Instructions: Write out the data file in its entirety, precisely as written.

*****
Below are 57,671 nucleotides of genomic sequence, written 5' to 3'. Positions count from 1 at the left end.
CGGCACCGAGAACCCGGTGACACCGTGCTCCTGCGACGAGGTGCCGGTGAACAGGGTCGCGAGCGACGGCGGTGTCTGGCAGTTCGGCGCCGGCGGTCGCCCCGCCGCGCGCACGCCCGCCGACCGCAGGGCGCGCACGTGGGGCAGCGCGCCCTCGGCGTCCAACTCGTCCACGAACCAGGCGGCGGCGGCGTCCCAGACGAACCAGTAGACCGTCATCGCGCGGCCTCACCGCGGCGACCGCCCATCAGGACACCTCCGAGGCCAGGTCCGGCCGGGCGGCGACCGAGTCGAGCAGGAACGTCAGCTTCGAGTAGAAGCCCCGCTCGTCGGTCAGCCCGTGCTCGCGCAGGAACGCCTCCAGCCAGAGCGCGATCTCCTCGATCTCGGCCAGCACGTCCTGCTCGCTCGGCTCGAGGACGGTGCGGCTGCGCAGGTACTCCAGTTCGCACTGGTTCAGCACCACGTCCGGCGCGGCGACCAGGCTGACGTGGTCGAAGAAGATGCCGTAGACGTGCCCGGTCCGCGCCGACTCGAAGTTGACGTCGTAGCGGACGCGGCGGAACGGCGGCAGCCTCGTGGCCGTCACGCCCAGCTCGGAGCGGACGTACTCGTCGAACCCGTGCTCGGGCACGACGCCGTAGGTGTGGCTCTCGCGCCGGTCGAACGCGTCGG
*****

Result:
Below are 57,671 nucleotides of genomic sequence, written 5' to 3'. Positions count from 1 at the left end.
CGGCACCGAGAACCCGGTGACACCGTGCTCCTGCGACGAGGTGCCGGTGAACAGGGTCGCGAGCGACGGCGGTGTCTGGCAGTTCGGCGCCGGCGGTCGCCCCGCCGCGCGCACGCCCGCCGACCGCAGGGCGCGCACGTGGGGCAGCGCGCCCTCGGCGTCCAACTCGTCCACGAACCAGGCGGCGGCGGCGTCCCAGACGAACCAGTAGACCGTCATCGCGCGGCCTCACCGCGGCGACCGCCCATCAGGACACCTCCGAGGCCAGGTCCGGCCGGGCGGCGACCGAGTCGAGCAGGAACGTCAGCTTCGAGTAGAAGCCCCGCTCGTCGGTCAGCCCGTGCTCGCGCAGGAACGCCTCCAGCCAGAGCGCGATCTCCTCGATCTCGGCCAGCACGTCCTGCTCGCTCGGCTCGAGGACGGTGCGGCTGCGCAGGTACTCCAGTTCGCACTGGTTCAGCACCACGTCCGGCGCGGCGACCAGGCTGACGTGGTCGAAGAAGATGCCGTAGACGTGCCCGGTCCGCGCCGACTCGAAGTTGACGTCGTAGCGGACGCGGCGGAACGGCGGCAGCCTCGTGGCCGTCACGCCCAGCTCGGAGCGGACGTACTCGTCGAACCCGTGCTCGGGCACGACGCCGTAGGTGTGGCTCTCGCGCCGGTCGAACGCGTCGG